Wiggins had 24 points, 8 rebounds, 3 steals, and 2 blocks in the January win against the Brooklyn Nets when the Splash Bros combined to go 10-of-32 from the field.
On New Years Day he had 25 points and knocked down 4-of-6 treys in a road win against the eternal DARKHORSE CONTENDER UTAH JAZZ. In ESPN’s recap of the game they called this W a “major road victory over an elite Western Conference foe” hahahaha.
Wiggins also averaged 22 PPG on 55% shooting (45% from beyond the arc daaaamn) in Golden State’s regular season sweep of the Miami Heat, the #1 seed in the Eastern Conference.
Dr. Tom: One of those Miami games came during that stretch at when Steph was out with the foot injury and wins were at an absolute premium for the Warriors. Then Wiggins goes out there to lead the team to a much-needed win against a really good team.
I’m sure someone will tell me why individual plus/minus is a bad stat but… in a game against the powerhouse Utah Jazz when they still didn’t have Steph, Wiggins really played that glue-guy role to get the Warriors a win when they really had to struggle to get one.
Also, he was able to affect the game while not just filling the stat sheet. Wiggins had a good statistical game but he wasn’t the one pouring it in. In what is going to become a theme… it really undermines the narrative certain people try to sell on Wiggins.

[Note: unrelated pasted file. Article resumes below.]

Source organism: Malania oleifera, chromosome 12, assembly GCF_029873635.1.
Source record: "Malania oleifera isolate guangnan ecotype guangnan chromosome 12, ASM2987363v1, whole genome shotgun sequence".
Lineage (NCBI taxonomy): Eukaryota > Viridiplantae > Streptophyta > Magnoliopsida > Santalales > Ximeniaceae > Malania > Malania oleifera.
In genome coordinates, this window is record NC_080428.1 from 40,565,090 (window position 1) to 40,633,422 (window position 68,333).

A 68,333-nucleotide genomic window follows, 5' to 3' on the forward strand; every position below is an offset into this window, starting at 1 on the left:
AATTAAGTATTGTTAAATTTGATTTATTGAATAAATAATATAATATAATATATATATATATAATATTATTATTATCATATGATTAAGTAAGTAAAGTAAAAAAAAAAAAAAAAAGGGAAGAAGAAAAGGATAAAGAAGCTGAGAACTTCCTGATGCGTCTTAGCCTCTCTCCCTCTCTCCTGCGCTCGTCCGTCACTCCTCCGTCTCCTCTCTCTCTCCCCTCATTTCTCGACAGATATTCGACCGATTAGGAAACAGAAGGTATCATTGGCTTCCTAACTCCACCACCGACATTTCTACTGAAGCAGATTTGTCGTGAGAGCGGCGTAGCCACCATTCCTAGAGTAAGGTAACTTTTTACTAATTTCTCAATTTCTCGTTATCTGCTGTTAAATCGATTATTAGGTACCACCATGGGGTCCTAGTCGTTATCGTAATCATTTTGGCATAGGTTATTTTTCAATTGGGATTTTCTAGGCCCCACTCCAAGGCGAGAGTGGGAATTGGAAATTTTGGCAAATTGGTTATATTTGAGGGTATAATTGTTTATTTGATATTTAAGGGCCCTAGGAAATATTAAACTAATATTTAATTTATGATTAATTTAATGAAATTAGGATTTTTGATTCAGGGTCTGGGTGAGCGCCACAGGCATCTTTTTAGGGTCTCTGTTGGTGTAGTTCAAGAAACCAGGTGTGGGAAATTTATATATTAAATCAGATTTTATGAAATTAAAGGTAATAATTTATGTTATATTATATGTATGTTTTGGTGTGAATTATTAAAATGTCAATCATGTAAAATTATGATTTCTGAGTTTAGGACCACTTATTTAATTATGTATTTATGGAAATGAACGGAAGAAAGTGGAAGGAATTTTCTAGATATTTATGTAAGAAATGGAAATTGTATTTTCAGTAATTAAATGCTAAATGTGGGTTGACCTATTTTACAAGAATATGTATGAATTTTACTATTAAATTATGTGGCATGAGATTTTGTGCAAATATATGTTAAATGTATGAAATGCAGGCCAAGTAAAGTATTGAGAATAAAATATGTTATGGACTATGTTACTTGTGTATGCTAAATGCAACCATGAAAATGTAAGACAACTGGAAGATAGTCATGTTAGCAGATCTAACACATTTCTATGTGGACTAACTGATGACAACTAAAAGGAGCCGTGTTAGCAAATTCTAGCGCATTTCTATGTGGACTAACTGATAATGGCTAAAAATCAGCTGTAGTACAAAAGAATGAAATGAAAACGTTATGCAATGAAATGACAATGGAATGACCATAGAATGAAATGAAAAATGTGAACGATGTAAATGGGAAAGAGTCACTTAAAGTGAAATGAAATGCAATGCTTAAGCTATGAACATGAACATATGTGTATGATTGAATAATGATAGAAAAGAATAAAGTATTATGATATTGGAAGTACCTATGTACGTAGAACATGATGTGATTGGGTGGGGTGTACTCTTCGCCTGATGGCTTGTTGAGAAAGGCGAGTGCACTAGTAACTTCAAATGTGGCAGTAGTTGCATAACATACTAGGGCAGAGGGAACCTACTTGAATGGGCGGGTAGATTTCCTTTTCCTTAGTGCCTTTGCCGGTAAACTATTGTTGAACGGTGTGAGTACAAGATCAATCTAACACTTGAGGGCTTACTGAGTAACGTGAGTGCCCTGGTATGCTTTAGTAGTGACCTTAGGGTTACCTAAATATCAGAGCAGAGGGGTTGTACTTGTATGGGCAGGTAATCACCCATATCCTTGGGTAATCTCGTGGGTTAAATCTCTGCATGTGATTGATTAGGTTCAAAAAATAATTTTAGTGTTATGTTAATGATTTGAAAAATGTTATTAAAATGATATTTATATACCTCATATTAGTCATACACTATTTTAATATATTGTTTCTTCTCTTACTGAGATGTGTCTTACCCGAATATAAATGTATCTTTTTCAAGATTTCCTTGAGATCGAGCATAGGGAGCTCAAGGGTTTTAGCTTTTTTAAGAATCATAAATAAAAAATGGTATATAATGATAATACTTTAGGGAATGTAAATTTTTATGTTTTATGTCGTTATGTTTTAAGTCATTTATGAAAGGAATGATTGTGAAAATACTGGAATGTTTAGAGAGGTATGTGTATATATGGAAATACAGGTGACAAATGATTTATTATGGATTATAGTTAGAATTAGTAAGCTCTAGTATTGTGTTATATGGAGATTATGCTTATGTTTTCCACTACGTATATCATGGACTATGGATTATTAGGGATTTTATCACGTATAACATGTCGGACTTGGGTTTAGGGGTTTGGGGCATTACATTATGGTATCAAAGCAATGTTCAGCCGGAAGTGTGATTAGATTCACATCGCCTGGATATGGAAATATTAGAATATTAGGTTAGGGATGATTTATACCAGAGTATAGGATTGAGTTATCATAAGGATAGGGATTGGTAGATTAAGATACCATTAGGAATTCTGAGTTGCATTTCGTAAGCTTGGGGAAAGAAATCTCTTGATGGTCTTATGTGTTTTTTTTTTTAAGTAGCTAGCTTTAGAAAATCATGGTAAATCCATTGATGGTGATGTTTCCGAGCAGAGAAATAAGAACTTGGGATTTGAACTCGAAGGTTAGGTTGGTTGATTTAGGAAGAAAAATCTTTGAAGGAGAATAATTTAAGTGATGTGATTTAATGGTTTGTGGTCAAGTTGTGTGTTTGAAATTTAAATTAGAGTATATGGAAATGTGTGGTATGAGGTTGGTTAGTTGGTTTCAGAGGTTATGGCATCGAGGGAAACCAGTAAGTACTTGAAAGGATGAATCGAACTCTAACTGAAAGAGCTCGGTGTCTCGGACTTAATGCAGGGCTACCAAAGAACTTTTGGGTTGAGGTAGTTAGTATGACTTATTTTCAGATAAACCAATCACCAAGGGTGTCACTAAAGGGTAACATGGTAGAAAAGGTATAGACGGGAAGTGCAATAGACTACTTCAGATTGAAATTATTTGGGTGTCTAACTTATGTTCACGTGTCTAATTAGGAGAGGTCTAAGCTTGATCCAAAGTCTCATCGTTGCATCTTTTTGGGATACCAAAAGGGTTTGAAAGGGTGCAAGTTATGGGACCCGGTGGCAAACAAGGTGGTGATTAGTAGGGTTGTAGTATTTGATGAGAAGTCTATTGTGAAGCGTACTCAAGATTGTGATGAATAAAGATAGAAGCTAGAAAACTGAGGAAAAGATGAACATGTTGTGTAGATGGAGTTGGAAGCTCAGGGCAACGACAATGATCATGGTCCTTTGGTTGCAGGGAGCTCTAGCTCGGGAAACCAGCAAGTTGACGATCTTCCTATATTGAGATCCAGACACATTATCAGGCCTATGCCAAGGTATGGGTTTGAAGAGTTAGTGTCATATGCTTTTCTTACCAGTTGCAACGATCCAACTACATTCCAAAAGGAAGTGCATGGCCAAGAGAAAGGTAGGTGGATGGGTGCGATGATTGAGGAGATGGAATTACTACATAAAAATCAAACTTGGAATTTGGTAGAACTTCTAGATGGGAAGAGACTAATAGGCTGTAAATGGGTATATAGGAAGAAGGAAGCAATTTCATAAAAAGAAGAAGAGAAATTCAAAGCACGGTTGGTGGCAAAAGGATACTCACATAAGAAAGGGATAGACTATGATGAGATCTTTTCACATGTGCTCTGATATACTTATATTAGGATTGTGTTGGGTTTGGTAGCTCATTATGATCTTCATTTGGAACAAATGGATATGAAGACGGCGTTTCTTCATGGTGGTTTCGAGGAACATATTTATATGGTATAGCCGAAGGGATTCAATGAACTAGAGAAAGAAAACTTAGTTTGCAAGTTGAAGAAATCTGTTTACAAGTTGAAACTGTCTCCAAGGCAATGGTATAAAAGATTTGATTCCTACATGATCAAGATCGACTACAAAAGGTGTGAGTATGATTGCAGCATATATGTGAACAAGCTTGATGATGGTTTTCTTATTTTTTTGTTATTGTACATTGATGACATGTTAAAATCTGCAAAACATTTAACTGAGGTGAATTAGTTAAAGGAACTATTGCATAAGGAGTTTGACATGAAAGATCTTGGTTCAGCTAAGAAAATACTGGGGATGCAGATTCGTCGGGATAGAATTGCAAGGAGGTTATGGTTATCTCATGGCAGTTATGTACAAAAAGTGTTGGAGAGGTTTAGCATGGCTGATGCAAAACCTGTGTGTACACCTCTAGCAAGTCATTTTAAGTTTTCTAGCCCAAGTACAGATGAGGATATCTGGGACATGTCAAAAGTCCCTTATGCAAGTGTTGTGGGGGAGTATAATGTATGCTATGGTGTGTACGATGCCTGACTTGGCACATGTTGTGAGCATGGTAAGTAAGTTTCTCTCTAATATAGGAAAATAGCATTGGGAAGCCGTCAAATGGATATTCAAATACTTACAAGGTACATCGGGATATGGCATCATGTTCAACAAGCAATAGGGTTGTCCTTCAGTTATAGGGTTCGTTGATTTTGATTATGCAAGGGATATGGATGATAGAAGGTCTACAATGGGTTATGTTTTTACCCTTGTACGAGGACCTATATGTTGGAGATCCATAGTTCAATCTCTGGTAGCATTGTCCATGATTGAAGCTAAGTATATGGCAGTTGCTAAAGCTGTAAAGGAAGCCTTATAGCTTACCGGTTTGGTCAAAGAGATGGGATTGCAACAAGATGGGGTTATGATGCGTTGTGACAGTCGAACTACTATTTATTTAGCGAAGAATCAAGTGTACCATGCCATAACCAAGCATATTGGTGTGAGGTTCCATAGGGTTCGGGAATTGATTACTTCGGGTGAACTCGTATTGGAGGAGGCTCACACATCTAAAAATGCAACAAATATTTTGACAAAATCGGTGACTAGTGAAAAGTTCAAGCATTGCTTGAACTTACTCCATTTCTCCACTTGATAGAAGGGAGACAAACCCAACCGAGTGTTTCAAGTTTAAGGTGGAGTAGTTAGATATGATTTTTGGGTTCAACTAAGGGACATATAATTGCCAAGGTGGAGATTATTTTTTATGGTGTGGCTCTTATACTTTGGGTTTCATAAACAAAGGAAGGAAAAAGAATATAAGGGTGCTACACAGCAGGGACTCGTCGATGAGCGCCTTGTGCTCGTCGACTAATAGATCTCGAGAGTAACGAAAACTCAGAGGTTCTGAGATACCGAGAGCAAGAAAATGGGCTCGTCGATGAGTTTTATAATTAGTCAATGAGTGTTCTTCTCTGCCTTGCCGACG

(Related—who thought it was a good idea to put faith in the Jazz? Who? Who thought Rudy Gobert could be a championship-level big man? My guy just caught another stray but… whatever, good luck with Karl-Anthony Towns in Minny.)
Daniel: Hey did you know Wiggins has not only posterized Big KAT before, but he’s also already destroyed THE STIFLE TOWER?!
BUT I DIGRESS!
Dr. Tom: Moving on… based on how he played against the Celtics in the regular season…shouldn’t we have known he was going to shut down Boston? That night only Steph scored more points for the Warriors than Wiggins, while Jayson Tatum was forced into an inefficient night and Jaylen Brown turned it over a bunch.
The clues were all there there! Why is anyone surprised?
Daniel: Wiggins also did a supreme job throughout the regular season of neutralizing the opposing team’s point/wing scorers:
Luka Doncic: 10-of-22, 6 turnovers, 1 assist
LeBron James: 7-of-22, 4 turnovers, 3 assists
Anthony Edwards: 5-of-9, 6 turnovers
Tyrese Maxey: 2-of-10
Donovan Mitchell: 3-of-16
Ja Morant: 5-of-17
Jayson Tatum: 1-of-7
Dejounte Murray: 5-of-16
Devin Booker: 2-of-7
Mike Conley: 3-of-10
There were PLENTY of signs that Wiggins could hit the postseason as a robust scoring option with elite defensive chops. I mean, he was a freakin’ starter in the All-Star game!
For those wondering how Playoff Wiggs’ defense fared against ELITE UNSTOPPABLE SCORERS in the postseason:
Tatum shot 21-of-56 (37.5%) from the field with Wiggins as a primary defender with 8 turnovers and only two FTA!
Doncic shot 23-of-48 (48%) from the field with 11 turnovers with Two-Way Wiggs harrassing him.
And poor Jaylen Brown shot 2-of-13 (15.4%) when defended by Wiggins in the Finals.
Dr. Tom: That’s the thing–Wiggins’ playoff performances were great but they should not have been surprising. What he did was really what he’d been doing… all season? Since he came over to the Warriors/was freed from the burden of Karl-Anthony Towns?
This is who Wiggins has been since being traded. The folks who were so invested in this being the worst trade ever and Wiggins a player who cannot succeed just refused to see it.